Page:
Robinson Annulation Mech

by Kiley Lynch

OK. As I said yesterday, the Robinson Annulation is a reaction that takes a ketone and an alpha,beta unsaturated ketone (sometimes called an “enone”) and transforms into a six-membered ring.

Of all the reactions you learn, the mechanism for this one is one of the longest. 

But my aim for this post is to try and help to condense it down into a short formula that you could recall readily if asked. 

The Robinson is a two step sequence consisting of reactions you’ve learned by now: the Michael reaction and then the Aldol Condensation.

First, the Michael Reaction: this proceeds in 3 steps.

  1. Deprotonation (making an enolate)
  2. Conjugate addition (1,4-addition) of the enolate to the end of the alkene
  3. Protonation. 

 

To summarize: D, A(14), P.

However, if this product from the Michael reaction is heated in base, something interesting happens. Base can remove another proton – from C1 or C7, although C7 is shown here – and the resulting enolate can add to the ketone 6 bonds away, in an addition reaction.*

Here, like a snake biting its own tail, the enolate nucleophile adds to the ketone, forming a ring. Make sure you can see this – we’re forming a bond between C2 and C7.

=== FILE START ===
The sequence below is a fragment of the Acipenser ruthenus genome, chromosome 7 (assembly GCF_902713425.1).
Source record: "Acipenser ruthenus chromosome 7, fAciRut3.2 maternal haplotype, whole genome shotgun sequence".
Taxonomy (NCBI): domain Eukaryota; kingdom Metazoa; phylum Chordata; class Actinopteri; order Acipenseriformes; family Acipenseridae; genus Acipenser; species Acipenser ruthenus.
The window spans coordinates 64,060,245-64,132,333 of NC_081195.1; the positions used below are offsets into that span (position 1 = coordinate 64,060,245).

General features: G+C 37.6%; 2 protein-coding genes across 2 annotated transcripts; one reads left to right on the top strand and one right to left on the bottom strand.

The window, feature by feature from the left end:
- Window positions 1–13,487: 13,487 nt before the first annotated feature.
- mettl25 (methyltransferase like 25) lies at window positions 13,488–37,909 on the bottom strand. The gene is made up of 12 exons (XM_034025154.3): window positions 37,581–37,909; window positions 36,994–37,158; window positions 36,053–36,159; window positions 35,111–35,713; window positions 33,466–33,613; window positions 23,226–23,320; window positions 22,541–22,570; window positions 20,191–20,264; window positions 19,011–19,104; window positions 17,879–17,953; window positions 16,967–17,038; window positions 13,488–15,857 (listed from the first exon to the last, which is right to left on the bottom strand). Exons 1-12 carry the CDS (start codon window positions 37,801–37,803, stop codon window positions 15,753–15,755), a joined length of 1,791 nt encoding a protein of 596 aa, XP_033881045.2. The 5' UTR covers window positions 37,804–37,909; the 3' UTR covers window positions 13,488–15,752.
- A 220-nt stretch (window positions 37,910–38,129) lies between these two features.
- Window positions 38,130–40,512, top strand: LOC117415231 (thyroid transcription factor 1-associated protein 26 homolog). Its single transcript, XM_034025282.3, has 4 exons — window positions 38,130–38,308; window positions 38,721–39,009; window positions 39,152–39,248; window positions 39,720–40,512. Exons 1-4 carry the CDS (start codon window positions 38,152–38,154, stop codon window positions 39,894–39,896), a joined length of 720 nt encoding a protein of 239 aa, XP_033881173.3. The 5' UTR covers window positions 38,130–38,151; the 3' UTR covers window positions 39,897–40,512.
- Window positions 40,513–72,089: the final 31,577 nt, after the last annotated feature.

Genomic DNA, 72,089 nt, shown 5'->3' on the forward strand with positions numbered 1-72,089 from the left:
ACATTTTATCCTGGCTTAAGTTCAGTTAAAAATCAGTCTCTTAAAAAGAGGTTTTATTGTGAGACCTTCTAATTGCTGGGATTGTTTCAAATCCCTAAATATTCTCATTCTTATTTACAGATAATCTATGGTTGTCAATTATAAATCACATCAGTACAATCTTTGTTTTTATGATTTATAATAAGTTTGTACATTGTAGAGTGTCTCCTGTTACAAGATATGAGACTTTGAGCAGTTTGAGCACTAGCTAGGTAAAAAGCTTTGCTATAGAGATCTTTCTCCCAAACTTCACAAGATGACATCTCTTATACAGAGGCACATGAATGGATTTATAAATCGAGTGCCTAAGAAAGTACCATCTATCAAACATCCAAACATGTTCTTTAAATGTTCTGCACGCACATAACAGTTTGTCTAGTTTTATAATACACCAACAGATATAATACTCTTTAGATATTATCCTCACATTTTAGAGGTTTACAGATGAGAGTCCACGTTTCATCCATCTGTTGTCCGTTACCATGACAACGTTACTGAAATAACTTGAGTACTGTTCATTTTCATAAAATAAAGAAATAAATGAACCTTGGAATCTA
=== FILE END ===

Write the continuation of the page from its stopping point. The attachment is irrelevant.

Then, we protonate (P) the oxygen, and then deprotonate (D) carbon 7 again. This forms an enolate, which then leads to elimination of water. Note here that elimination is a different kind then I’ve been talking about – it’s  1,4- elimination (E14), the opposite of 1,4-addition, and it leads to formation of a new C-C Pi bond.

So the pattern is: D, A(12), P, D, E(14).

That’s eight steps. Quite a lot to remember – but if you’re given the starting material and the product, and are armed with the abbreviations for each of the steps, it shouldn’t be *too* hard to attack it.  Think of it like a big puzzle. There’s a logic to how things piece together.

Tomorrow: another combination reaction, one that takes two reactions we’ve already learned and smushes them together.

Thanks for reading! James

P.S. *Hold on! Why didn’t this happen earlier – like at the end of the Michael reaction?

Well, it didn’t happen because in organic chemistry, 3 and 4-membered rings are tough to form. Remember ring strain?

On the other hand – 5 and 6 membered rings form quite readily.